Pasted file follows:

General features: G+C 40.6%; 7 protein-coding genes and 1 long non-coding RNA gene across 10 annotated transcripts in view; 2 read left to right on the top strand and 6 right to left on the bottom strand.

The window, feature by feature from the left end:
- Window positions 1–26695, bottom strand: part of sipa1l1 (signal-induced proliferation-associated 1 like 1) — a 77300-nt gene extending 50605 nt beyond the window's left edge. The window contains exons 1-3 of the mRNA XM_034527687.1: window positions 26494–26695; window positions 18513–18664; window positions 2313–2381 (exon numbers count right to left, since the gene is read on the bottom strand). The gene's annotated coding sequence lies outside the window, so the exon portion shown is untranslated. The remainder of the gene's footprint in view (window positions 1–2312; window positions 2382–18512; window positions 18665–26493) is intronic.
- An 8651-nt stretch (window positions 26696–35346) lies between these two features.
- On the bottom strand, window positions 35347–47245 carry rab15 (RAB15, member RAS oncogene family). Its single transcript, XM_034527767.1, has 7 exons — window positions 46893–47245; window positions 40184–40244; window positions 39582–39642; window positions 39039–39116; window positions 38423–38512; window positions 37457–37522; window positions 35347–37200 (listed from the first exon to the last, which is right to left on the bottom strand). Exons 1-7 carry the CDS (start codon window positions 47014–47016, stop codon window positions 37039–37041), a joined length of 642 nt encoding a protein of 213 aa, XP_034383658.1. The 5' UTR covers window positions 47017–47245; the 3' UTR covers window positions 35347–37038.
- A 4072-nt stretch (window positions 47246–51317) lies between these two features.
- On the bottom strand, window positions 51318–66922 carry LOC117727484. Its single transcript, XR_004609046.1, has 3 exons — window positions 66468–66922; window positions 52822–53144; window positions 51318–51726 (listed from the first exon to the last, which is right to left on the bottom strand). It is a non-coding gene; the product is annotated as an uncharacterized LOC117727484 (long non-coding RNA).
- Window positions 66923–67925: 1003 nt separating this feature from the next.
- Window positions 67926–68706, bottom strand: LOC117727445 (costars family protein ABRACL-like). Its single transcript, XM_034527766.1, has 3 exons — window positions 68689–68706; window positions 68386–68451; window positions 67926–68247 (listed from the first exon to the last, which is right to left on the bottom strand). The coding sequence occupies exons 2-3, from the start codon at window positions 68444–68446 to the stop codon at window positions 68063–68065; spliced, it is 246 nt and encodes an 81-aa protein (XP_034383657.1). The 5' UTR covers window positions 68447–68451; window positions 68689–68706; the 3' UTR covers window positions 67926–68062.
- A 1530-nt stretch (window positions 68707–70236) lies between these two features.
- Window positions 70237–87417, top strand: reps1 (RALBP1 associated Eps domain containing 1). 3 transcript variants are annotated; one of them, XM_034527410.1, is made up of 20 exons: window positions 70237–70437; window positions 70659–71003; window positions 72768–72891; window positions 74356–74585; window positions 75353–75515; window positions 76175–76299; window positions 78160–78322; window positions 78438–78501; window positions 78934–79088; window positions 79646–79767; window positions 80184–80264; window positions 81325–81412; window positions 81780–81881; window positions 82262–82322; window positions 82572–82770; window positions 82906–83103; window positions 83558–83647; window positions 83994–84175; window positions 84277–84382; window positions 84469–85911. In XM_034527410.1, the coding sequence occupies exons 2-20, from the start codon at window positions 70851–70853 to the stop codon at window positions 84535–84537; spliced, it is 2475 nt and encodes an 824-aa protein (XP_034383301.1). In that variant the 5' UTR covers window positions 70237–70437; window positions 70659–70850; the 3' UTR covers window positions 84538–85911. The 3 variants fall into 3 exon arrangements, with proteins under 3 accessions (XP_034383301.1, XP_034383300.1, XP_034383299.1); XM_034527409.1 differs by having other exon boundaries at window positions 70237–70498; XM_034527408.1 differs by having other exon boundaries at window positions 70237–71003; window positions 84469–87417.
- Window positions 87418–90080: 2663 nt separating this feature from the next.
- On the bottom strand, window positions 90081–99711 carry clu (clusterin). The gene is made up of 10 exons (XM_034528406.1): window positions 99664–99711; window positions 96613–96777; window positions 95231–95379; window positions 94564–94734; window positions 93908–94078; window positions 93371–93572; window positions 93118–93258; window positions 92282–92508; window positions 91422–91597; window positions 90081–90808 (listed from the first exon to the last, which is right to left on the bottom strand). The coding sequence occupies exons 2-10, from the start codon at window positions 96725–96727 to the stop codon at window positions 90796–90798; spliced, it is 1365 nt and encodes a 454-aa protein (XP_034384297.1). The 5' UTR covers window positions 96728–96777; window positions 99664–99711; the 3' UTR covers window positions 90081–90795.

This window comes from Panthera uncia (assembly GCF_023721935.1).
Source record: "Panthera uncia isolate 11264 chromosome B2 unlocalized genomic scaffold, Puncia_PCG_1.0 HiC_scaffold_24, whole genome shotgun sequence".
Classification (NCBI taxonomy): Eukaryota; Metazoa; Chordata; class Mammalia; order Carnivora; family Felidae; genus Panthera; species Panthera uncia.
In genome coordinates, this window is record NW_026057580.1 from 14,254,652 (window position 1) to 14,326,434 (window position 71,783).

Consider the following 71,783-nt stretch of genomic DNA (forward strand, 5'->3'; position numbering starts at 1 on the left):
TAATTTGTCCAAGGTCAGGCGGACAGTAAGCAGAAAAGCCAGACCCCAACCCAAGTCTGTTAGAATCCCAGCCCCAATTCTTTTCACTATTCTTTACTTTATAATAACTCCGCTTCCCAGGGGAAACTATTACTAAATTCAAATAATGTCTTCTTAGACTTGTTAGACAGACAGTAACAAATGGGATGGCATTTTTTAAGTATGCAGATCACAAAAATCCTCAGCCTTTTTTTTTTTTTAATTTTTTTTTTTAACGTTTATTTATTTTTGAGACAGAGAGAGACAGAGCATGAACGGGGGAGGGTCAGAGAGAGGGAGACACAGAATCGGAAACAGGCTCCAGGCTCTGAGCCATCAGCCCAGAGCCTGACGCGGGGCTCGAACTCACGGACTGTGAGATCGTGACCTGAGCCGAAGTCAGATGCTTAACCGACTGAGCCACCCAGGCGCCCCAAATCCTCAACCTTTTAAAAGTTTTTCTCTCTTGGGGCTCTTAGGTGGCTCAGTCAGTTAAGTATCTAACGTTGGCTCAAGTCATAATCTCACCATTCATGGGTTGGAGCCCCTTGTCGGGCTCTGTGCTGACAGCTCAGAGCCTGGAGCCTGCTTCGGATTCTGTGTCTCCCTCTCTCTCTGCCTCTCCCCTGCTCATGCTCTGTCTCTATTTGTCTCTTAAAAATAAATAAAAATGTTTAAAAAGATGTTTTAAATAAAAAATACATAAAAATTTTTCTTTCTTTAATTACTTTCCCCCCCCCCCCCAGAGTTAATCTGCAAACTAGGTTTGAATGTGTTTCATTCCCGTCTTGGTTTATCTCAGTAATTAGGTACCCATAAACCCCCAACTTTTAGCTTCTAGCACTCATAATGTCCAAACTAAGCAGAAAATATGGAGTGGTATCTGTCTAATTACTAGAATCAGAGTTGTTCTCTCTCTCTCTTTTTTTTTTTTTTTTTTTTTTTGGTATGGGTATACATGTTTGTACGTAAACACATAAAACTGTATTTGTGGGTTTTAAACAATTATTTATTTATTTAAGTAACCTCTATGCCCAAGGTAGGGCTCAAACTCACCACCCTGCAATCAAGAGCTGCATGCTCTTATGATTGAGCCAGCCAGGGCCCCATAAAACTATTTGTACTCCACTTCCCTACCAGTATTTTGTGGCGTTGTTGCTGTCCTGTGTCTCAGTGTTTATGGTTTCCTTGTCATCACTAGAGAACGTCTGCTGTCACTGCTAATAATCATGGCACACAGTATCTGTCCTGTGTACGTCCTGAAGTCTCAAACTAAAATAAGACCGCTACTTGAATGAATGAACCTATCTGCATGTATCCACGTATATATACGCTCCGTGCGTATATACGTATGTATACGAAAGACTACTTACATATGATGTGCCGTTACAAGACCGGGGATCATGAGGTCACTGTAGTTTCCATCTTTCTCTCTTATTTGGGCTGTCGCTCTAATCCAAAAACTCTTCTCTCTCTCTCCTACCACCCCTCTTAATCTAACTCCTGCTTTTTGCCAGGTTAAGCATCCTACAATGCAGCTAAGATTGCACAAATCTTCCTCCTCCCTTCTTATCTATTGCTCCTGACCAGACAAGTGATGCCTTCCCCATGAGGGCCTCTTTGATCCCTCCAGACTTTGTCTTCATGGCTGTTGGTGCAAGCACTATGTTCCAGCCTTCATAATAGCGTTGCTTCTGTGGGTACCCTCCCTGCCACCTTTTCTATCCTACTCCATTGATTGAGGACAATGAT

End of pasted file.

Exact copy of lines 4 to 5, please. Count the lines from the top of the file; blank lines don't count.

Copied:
- An 8651-nt stretch (window positions 26696–35346) lies between these two features.
- On the bottom strand, window positions 35347–47245 carry rab15 (RAB15, member RAS oncogene family). Its single transcript, XM_034527767.1, has 7 exons — window positions 46893–47245; window positions 40184–40244; window positions 39582–39642; window positions 39039–39116; window positions 38423–38512; window positions 37457–37522; window positions 35347–37200 (listed from the first exon to the last, which is right to left on the bottom strand). Exons 1-7 carry the CDS (start codon window positions 47014–47016, stop codon window positions 37039–37041), a joined length of 642 nt encoding a protein of 213 aa, XP_034383658.1. The 5' UTR covers window positions 47017–47245; the 3' UTR covers window positions 35347–37038.